"Dot product" basically means "multiply and add". The dot product of two vectors is the sum of the products of their corresponding elements.

For example, the dot product of the vectors `[1, 2, 3]`

and `[4, 5, 6]`

is 1 × 4 + 2 × 5 + 3 × 6 = 4 + 10 + 18 = 32. Given vectors `a`

and `b`

, the dot product can be calculated in JS like this:

```
const dotProduct = a.reduce((acc, cur, i) => acc + cur * b[i], 0);
```

### What is the "magnitude" of a vector?

In simple language, the "magnitude" of a vector is its length. In mathematical terms, it's the square root of the sum of the squares of its elements.

For example, the magnitude of the vector `[1, 2, 3]`

is √(1^{2} + 2^{2} + 3^{2}) = √(1 + 4 + 9) = √14. Given a vector `a`

, the magnitude can be calculated in JS like this:

```
const magnitude = Math.sqrt(a.reduce((acc, cur) => acc + cur ** 2, 0));
```

## But aren't we ignoring the magnitude of the vectors?

Calculating the magnitudes of the vectors feels counterintuitive given we want to ignore it. But by including the

productof the magnitudes the formula can normalize the dot product, ensuring the similarity measure is independent of the vectors' lengths.

### The full *Cosine Similarity* function in JavaScript

Now that we've unpicked all the parts of the formula, we can put them together to create a JavaScript function that calculates the cosine similarity of any two vectors.

```
export const cosineSimilarity = (a, b) => {
const dotProduct = a.reduce((acc, cur, i) => acc + cur * b[i], 0);
const magnitudeA = Math.sqrt(a.reduce((acc, cur) => acc + cur ** 2, 0));
const magnitudeB = Math.sqrt(b.reduce((acc, cur) => acc + cur ** 2, 0));
const magnitudeProduct = magnitudeA * magnitudeB;
if (magnitudeProduct === 0) return 0; // Prevent division by zero
const similarity = dotProduct / magnitudeProduct;
return similarity;
};
```

## Why doesn't this function use

`Math.cos()`

?Given how much we've been talking about "cosines", it's surprising that our

`cosineSimilarity`

function doesn't make use of JavaScript's built-in`Math.cos()`

function. This is because our function directly computes the cosine of the angle without needing to determine the angle itself. Using`Math.cos()`

would require first calculating the angle using an inverse trigonometric function like`Math.acos()`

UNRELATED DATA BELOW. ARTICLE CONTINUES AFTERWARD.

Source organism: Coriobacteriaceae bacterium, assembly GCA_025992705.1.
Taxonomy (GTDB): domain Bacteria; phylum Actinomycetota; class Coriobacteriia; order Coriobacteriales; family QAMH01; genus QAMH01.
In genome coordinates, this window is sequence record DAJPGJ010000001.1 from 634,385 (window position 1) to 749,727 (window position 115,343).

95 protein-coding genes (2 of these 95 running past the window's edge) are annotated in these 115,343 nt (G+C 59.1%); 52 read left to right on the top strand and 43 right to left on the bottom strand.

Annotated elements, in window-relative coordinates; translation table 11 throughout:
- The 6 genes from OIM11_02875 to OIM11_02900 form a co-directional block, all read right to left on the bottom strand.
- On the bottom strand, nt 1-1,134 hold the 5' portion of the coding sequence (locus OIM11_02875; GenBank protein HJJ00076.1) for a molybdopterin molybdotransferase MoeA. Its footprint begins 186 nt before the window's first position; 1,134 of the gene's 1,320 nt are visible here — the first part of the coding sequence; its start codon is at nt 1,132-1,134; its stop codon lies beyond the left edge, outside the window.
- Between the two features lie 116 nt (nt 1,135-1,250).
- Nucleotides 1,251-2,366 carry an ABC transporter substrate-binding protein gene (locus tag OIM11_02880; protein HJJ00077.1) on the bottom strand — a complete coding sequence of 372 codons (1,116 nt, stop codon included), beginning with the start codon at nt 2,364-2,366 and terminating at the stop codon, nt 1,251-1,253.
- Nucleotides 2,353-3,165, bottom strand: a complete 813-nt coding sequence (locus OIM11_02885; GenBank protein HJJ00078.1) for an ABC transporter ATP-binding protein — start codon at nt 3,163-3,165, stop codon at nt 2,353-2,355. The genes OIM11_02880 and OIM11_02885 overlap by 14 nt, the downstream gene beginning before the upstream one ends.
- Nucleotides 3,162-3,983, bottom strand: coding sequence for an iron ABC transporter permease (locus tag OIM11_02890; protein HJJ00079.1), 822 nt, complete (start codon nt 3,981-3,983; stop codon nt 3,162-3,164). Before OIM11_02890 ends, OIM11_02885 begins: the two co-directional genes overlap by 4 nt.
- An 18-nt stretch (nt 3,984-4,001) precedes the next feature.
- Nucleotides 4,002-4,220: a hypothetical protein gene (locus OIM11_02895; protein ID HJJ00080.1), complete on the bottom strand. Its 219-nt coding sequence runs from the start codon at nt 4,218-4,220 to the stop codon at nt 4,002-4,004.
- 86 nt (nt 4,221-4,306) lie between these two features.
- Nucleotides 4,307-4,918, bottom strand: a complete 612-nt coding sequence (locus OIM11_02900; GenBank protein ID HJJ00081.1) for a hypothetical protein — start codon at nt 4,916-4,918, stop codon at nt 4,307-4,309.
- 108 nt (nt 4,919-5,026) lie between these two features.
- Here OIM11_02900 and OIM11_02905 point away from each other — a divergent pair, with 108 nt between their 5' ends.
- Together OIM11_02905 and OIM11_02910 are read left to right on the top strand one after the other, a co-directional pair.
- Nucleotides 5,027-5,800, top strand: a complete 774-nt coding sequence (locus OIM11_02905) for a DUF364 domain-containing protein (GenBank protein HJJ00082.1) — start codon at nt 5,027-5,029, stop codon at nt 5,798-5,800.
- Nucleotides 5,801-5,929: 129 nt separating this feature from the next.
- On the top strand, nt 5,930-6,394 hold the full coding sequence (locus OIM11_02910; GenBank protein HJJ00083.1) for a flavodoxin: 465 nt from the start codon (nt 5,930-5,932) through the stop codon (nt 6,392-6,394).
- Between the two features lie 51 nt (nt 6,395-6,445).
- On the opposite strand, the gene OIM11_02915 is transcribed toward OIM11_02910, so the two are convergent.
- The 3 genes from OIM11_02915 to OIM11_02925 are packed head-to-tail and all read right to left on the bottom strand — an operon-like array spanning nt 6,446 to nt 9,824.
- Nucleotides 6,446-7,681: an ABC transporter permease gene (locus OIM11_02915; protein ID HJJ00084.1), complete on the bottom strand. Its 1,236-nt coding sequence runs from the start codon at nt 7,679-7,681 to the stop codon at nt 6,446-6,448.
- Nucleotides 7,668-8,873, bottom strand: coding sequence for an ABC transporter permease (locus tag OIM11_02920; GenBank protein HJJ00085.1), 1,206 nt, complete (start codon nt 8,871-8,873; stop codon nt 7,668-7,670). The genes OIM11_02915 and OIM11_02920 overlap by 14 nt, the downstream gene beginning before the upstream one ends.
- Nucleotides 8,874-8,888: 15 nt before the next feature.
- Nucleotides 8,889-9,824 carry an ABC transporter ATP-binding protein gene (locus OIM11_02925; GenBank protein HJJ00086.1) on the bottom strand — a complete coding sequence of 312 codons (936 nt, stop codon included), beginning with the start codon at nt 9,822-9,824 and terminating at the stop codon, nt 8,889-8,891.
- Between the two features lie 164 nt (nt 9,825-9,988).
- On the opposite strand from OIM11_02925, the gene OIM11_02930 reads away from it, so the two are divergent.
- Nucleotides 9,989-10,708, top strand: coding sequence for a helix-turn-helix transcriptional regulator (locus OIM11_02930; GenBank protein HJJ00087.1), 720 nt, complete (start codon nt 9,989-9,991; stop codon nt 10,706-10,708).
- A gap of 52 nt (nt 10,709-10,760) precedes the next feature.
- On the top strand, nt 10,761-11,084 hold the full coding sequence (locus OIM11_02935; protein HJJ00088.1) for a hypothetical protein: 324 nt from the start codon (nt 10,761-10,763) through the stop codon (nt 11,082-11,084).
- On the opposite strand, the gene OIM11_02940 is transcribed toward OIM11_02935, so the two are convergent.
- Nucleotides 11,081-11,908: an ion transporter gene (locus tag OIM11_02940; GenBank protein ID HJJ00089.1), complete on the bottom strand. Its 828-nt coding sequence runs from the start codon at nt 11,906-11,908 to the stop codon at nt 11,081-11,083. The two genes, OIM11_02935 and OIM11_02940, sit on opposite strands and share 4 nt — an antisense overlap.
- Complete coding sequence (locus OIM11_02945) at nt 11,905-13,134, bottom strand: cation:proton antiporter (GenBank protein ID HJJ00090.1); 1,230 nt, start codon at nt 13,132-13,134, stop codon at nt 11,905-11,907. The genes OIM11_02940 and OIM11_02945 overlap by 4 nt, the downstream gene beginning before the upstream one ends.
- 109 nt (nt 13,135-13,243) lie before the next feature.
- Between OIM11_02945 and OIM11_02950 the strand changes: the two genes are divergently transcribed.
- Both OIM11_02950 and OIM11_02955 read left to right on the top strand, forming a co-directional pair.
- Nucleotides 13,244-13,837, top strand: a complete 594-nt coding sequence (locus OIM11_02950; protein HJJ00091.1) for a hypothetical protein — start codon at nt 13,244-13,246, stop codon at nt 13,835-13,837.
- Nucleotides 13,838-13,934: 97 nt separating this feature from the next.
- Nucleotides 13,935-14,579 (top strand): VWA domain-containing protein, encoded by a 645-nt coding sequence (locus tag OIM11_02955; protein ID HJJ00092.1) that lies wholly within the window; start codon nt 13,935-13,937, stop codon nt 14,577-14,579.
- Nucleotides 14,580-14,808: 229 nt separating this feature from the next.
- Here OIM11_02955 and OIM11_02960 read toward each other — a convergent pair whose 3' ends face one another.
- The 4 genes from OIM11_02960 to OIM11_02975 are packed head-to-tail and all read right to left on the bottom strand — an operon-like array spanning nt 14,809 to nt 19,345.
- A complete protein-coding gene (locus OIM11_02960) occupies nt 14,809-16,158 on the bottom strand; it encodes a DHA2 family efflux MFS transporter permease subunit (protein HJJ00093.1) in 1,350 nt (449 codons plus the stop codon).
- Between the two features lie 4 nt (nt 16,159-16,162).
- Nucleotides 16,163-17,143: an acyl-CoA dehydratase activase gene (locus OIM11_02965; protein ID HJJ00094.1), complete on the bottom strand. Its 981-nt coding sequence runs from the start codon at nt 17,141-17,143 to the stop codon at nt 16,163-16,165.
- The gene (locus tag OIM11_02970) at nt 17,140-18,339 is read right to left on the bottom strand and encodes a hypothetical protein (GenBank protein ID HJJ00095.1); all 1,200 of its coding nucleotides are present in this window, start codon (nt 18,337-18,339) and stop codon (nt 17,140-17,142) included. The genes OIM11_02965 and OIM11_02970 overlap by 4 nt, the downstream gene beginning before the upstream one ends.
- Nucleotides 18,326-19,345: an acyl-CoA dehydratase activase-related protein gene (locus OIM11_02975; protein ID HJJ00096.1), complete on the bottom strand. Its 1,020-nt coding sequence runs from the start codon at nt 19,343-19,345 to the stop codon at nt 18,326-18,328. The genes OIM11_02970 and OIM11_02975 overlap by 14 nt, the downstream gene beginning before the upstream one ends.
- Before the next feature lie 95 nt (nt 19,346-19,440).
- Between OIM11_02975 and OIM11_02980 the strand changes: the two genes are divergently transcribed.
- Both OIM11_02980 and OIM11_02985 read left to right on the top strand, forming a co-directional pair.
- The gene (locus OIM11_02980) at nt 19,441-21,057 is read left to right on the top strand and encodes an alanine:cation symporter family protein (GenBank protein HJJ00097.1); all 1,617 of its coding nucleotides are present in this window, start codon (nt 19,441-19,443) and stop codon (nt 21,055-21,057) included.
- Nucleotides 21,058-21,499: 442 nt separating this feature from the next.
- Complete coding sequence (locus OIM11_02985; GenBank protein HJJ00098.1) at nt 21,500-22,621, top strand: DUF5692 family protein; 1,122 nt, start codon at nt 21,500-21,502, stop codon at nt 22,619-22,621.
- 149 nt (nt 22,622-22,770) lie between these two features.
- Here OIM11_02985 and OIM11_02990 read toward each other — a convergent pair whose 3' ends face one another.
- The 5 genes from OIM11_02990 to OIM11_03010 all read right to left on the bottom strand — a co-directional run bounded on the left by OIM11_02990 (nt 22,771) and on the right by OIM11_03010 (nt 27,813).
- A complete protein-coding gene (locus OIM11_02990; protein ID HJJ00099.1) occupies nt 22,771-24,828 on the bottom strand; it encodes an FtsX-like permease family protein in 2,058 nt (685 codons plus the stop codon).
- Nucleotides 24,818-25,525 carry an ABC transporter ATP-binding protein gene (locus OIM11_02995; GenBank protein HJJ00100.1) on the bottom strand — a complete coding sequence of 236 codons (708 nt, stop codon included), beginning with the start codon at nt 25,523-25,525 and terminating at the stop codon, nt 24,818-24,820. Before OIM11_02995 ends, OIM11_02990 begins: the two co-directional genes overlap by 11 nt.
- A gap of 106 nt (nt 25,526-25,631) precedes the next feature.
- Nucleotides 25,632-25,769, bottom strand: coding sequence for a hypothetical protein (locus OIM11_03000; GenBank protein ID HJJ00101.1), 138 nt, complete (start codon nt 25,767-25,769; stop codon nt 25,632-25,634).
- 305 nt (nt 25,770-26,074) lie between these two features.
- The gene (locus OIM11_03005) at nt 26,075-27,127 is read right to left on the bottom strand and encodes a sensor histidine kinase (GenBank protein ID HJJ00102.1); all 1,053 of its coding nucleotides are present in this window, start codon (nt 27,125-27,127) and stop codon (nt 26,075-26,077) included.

, which is unnecessary and computationally more expensive.

## So why is cosine similarity useful for comparing LLM embeddings?

There's a reason cosine similarity is the recommended way to compare LLM embeddings. The important part of an embedding is its *direction*, not its *length*. If two embeddings are pointing in the same direction, then according to the model they represent the same "meaning".

Because cosine similarity measures the similarity of two vectors based on their direction, ignoring their length, it's the perfect tool for comparing embeddings. It's also computationally cheap, which is a bonus. And, as we've seen, can be implemented in just a few lines of JavaScript.

The power of embeddings comes from their multidimensionality. The vectors are long, and the relationships between the numbers in the vectors are complex. But the principles of cosine similarity remain the same, no matter how many dimensions you're working in. It's a simple and effective way to compare vectors.

## Are there alternatives to cosine similarity?

Cosine similarity is the most common way to compare vectors, but it's not the only way. I'll be exploring alternatives in next month's post, so pop your email in the box at the bottom of this page if you want to be notified when it's published.

Update:The follow-up post is now live, Alternatives to cosine similarity. Click through to learn about the mechanics of Euclidean, Manhattan, and Chebyshev distances, and how they compare to cosine similarity.

## Related posts

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### TomBot2000: automatically finding related posts using LLMs